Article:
Carotenoids are a class of pigments found in some plants, imparting various shades of yellow, orange, or red. They make corn yellow, carrots and pumpkins orange, and tomatoes red. And in the fall, they add to the bounty of resplendent warm tones. While anthocyanins offer protection from UV radiation, carotenoids primarily serve as accessory pigments that extend the range of light chloroplasts can use for photosynthesis. As such their concentration within the plant remains relatively constant throughout the growing season. Leaves don’t appear orange in the summer, however, because the abundant green of chlorophyll overwhelms and masks the yellow pigments. As chlorophyll begins to break down in the fall, the underlying yellows are revealed. And the displays can be stunning.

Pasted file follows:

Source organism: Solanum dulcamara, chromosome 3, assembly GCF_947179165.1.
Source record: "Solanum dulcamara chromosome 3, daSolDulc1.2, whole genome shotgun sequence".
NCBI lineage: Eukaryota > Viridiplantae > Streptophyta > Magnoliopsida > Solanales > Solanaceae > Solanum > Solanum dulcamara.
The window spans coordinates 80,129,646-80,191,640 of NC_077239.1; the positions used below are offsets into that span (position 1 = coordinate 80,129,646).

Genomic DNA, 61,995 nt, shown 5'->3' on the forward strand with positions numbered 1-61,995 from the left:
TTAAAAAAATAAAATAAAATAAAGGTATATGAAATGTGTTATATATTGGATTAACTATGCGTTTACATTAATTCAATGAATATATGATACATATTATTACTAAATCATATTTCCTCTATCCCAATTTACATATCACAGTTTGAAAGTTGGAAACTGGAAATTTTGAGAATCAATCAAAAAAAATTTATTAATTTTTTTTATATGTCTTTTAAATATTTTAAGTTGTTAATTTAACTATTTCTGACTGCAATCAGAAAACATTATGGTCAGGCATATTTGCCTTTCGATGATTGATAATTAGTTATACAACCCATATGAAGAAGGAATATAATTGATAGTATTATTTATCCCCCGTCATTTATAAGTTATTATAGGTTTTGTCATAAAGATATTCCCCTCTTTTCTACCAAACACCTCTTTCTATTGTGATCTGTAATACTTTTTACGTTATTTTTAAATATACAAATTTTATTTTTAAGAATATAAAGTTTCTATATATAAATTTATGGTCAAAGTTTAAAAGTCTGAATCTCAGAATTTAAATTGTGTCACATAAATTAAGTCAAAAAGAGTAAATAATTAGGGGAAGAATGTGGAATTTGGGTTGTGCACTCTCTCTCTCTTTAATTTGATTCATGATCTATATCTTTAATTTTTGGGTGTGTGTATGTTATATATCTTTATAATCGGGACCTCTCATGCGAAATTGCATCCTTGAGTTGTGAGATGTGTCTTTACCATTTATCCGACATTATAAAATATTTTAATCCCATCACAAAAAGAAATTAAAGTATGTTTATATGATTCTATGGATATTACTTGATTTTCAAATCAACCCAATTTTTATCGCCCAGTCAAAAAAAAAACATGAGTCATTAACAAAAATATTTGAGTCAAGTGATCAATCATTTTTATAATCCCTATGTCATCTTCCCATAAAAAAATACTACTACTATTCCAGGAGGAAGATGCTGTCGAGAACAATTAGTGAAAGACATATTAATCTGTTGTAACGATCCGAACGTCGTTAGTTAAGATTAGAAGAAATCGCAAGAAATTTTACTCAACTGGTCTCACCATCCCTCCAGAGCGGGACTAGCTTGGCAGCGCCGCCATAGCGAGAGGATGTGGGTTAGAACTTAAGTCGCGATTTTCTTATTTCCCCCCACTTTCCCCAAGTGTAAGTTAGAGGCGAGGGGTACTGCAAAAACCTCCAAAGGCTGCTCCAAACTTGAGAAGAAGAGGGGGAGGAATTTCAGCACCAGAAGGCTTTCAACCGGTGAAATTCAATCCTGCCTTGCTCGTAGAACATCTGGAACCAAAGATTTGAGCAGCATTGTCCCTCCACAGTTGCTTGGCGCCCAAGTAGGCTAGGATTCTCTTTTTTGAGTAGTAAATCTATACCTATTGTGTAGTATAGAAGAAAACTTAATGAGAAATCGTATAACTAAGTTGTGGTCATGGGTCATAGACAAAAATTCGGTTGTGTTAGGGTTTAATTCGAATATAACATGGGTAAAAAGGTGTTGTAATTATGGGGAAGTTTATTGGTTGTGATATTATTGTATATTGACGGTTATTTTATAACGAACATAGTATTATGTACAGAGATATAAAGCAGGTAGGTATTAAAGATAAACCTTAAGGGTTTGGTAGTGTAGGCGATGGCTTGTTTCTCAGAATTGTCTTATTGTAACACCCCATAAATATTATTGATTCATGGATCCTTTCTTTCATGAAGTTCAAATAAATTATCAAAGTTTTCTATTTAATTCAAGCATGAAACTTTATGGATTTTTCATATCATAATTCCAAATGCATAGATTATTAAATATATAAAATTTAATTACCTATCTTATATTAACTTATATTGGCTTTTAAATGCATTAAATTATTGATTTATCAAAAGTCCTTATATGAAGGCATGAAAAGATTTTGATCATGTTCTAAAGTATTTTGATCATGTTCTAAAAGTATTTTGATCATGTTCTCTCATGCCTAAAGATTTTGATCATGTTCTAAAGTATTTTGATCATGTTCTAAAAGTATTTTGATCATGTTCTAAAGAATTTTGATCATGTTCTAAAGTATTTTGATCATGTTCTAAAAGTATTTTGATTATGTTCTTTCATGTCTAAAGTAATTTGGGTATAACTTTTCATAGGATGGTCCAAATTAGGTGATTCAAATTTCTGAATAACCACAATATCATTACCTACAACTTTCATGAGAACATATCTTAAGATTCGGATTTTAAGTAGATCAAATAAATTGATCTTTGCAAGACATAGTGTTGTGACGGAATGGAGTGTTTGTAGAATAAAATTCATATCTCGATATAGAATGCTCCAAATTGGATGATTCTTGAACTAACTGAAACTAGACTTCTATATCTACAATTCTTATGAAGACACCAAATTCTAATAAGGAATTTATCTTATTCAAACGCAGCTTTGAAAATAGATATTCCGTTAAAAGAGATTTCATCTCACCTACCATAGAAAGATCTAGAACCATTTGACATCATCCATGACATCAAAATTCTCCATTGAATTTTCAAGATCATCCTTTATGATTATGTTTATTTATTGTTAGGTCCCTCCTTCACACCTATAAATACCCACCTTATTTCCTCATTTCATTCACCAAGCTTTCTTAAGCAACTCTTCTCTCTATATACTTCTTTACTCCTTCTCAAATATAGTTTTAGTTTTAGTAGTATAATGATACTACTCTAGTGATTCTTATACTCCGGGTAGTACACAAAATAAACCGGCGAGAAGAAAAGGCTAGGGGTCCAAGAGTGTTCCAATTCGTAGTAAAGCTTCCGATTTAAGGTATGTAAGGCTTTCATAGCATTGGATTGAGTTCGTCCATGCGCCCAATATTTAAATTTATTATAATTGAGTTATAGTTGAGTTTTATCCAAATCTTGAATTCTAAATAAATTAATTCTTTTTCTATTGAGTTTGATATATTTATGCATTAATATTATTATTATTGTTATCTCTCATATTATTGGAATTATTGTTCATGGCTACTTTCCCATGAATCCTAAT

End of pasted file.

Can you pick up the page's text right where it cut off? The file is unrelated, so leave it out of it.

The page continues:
In the leaves of our trees, carotenoids tend to be a golden yellow. When carotenoid-rich trees – sugar maples, big-toothed aspens, tulip poplar, etc. – begin to produce red to purple anthocyanins in the fall, the colors blend into a vibrant orange tone. Trees that produce carotenoids but lack anthocyanins (notably quaking aspens, the hickories) take a striking golden yellow color in the fall.